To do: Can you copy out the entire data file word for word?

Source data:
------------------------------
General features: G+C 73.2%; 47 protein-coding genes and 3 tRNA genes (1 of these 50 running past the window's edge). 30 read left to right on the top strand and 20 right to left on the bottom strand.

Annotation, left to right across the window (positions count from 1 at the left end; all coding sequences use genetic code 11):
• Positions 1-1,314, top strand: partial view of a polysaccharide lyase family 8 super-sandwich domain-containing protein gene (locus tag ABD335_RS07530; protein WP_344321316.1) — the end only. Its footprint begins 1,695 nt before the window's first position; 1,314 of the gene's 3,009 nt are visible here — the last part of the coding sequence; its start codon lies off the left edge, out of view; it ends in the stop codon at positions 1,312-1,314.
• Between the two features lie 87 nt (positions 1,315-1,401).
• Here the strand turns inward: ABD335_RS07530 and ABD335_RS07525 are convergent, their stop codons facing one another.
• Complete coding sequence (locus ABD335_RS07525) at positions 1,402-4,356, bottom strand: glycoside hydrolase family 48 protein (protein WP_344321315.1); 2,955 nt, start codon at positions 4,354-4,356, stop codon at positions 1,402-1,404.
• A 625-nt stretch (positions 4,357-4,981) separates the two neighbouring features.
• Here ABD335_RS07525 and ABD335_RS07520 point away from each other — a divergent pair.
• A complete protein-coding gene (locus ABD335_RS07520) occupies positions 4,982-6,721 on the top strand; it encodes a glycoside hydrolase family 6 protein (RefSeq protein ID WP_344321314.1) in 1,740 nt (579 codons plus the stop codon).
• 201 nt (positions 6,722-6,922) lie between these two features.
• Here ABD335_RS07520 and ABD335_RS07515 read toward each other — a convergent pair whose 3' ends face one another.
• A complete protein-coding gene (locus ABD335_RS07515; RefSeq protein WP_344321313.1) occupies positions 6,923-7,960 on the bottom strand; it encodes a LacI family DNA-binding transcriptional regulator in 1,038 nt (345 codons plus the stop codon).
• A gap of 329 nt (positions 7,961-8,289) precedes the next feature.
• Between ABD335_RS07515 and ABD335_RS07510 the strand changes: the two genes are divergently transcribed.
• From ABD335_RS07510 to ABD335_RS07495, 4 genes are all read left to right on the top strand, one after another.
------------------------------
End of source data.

General features: G+C 73.2%; 47 protein-coding genes and 3 tRNA genes (1 of these 50 running past the window's edge). 30 read left to right on the top strand and 20 right to left on the bottom strand.

Annotation, left to right across the window (positions count from 1 at the left end; all coding sequences use genetic code 11):
• Positions 1-1,314, top strand: partial view of a polysaccharide lyase family 8 super-sandwich domain-containing protein gene (locus tag ABD335_RS07530; protein WP_344321316.1) — the end only. Its footprint begins 1,695 nt before the window's first position; 1,314 of the gene's 3,009 nt are visible here — the last part of the coding sequence; its start codon lies off the left edge, out of view; it ends in the stop codon at positions 1,312-1,314.
• Between the two features lie 87 nt (positions 1,315-1,401).
• Here the strand turns inward: ABD335_RS07530 and ABD335_RS07525 are convergent, their stop codons facing one another.
• Complete coding sequence (locus ABD335_RS07525) at positions 1,402-4,356, bottom strand: glycoside hydrolase family 48 protein (protein WP_344321315.1); 2,955 nt, start codon at positions 4,354-4,356, stop codon at positions 1,402-1,404.
• A 625-nt stretch (positions 4,357-4,981) separates the two neighbouring features.
• Here ABD335_RS07525 and ABD335_RS07520 point away from each other — a divergent pair.
• A complete protein-coding gene (locus ABD335_RS07520) occupies positions 4,982-6,721 on the top strand; it encodes a glycoside hydrolase family 6 protein (RefSeq protein ID WP_344321314.1) in 1,740 nt (579 codons plus the stop codon).
• 201 nt (positions 6,722-6,922) lie between these two features.
• Here ABD335_RS07520 and ABD335_RS07515 read toward each other — a convergent pair whose 3' ends face one another.
• A complete protein-coding gene (locus ABD335_RS07515; RefSeq protein WP_344321313.1) occupies positions 6,923-7,960 on the bottom strand; it encodes a LacI family DNA-binding transcriptional regulator in 1,038 nt (345 codons plus the stop codon).
• A gap of 329 nt (positions 7,961-8,289) precedes the next feature.
• Between ABD335_RS07515 and ABD335_RS07510 the strand changes: the two genes are divergently transcribed.
• From ABD335_RS07510 to ABD335_RS07495, 4 genes are all read left to right on the top strand, one after another.